In 1926, due to snow melting caused by the eruption of Mount Tokachi, volcanic mudflow flowed down to the Furano River and Biei River. In Biei, within the area of volcanic mudflow, two areas were found. 1) Forest area which was not washed away by the volcanic mud flow. 2) Forest area where trees were washed away by the volcanic mudflow. It is important that a buffer zone be establish of mudflow with forest and to evaluate the capture effect of volcanic mudflow sedimentation and the depressor effect of woody debris of vegetation. In this study, It was analyzed that the actual situation of volcanic mudflow sedimentation and trees survival/loss in Biei River through deciphering aerial photographic and field survey. Based on aerial photograph, volcanic mudflow down/sedimentation area and tree survival/loss area were interpreted. As a result, it is determined while many trees were washed away in the area of volcanic mudflow flowed down, trees survived in some area of volcanic mudflow sedimentation. Moreover, existence and nonexistence of sediments were surveyed by pit-investigation and the age of trees was estimated by the result of diameter at breast height survey and tree-trunk graph analysis. Based on these two results, the volcanic mudflow and the mudflow sedimentation range were clarified in detail by interpreting the distribution of the space of original trees and after flow event trees.
The Kumamoto earthquake in Japan on April 16, 2016, triggered numerous landslides on the hillslopes of the post-caldera central cones of Aso Volcano in Kyushu, Japan. The hillslopes are mantled by ≥ 10-m thick multiple tephra layers produced by repeated eruptions. In this study, we examined the tephra stratigraphy and measured the soil strength of the tephra layers around a sliding surface in two selected landslides: the Takanodai landslide, with a depth of 10 m and that traveled a long distance, killing five people, and the San'oudani landslide, with a depth of 10 m and caused a debris flow running downstream along the San'oudani Creek. The stratigraphic surveys of these landslides demonstrated that the sliding surfaces were formed in a layer of weathered pumice that turned into soft and easily crushable grains. We identified the pumice as the Kusasenrigahama fallout pumice, approximately 30,000 years BP. The weathered pumice layer where the sliding surface was formed showed extremely high water content. We measured the soil hardness using a Yamanaka-type tester, the soil strength by cone penetration tests, and the soil cohesion and internal friction angle by vane cone shear tests. All the properties measured of the weathered pumice layer were lower than those of the upper and lower layers, suggesting that the weathered pumice layer is remarkably weak in all the tephra layers of the soil profile. A probable initiation mechanism of the landslides is as follows: first, shear failure occurs within the weathered pumice layer because of earthquake motion; next, soft pumice grains are crushed along the sliding surface as the shear displacement increases, resulting in a reduction in volume because of earth pressure; and finally, an excess pore water pressure is generated under an undrained condition, and soil shear resistance rapidly decreases.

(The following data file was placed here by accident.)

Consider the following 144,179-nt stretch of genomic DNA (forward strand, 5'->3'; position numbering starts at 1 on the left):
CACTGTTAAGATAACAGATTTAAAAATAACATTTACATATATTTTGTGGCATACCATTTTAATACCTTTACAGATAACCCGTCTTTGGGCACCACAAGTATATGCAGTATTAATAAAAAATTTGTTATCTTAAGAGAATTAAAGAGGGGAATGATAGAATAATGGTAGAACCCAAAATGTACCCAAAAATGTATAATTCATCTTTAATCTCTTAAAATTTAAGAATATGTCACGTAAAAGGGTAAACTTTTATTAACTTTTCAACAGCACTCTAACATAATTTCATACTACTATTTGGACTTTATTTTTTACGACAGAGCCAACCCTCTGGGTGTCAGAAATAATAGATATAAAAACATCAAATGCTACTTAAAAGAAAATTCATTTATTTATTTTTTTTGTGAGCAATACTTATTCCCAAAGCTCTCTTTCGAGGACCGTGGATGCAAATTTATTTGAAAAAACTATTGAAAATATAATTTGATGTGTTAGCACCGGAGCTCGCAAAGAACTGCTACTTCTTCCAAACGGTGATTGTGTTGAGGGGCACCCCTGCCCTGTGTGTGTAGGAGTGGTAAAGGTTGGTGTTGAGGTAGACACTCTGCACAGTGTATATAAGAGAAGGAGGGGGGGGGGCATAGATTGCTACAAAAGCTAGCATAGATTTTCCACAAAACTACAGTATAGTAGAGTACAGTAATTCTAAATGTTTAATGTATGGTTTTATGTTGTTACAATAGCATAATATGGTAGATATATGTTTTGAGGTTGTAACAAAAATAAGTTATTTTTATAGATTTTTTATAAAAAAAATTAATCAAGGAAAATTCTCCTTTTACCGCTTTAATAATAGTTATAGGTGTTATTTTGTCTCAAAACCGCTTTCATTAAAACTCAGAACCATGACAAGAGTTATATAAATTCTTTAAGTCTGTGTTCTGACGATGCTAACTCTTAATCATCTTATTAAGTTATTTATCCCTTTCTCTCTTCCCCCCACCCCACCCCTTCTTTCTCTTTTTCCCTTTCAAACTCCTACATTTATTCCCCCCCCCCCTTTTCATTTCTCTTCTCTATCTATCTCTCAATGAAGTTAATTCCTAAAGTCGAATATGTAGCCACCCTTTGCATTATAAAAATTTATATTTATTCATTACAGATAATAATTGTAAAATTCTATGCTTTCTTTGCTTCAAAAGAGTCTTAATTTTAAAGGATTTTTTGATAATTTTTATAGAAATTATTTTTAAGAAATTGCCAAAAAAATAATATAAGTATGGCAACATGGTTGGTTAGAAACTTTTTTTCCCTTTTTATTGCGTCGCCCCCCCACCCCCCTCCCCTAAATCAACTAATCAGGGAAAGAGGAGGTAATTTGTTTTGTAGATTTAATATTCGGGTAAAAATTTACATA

In recent years, debris flows occurred almost annually at Tansan-dani stream in Mt. Unzen-Fugen-Dake. In a previous study, the authors proposed a debris-flow trigger model hypothesis. The hypothesis essentially assumed the increase in surface water near the exposure of pre-eruptive ground surface with a low infiltration rate. This study seeks to verify this assumption by evaluating the rainfall-runoff response through on-site hydrological observations. Firstly, images captured by time-lapse cameras were examined to identify when surface water appeared. Next, in accordance with the observed timing of the emergence of surface water, critical success index (CSI) was applied to optimize the half-life time of antecedent precipitation index and time-window of accumulative rainfall. Based on these optimized figures, runoff response was examined as follows : (i) At observation site A located on pyroclastic-flow deposits 20 meters upstream of exposed pre-eruptive ground, runoff was observed to respond sensitively to rainfall intensity. (ii) At observation site B located on exposed pre-eruptive ground, runoff with a small flow rate continued for more than a month. In addition, a relatively sensitive response to rainfall intensity was observed with increases in the flow rate.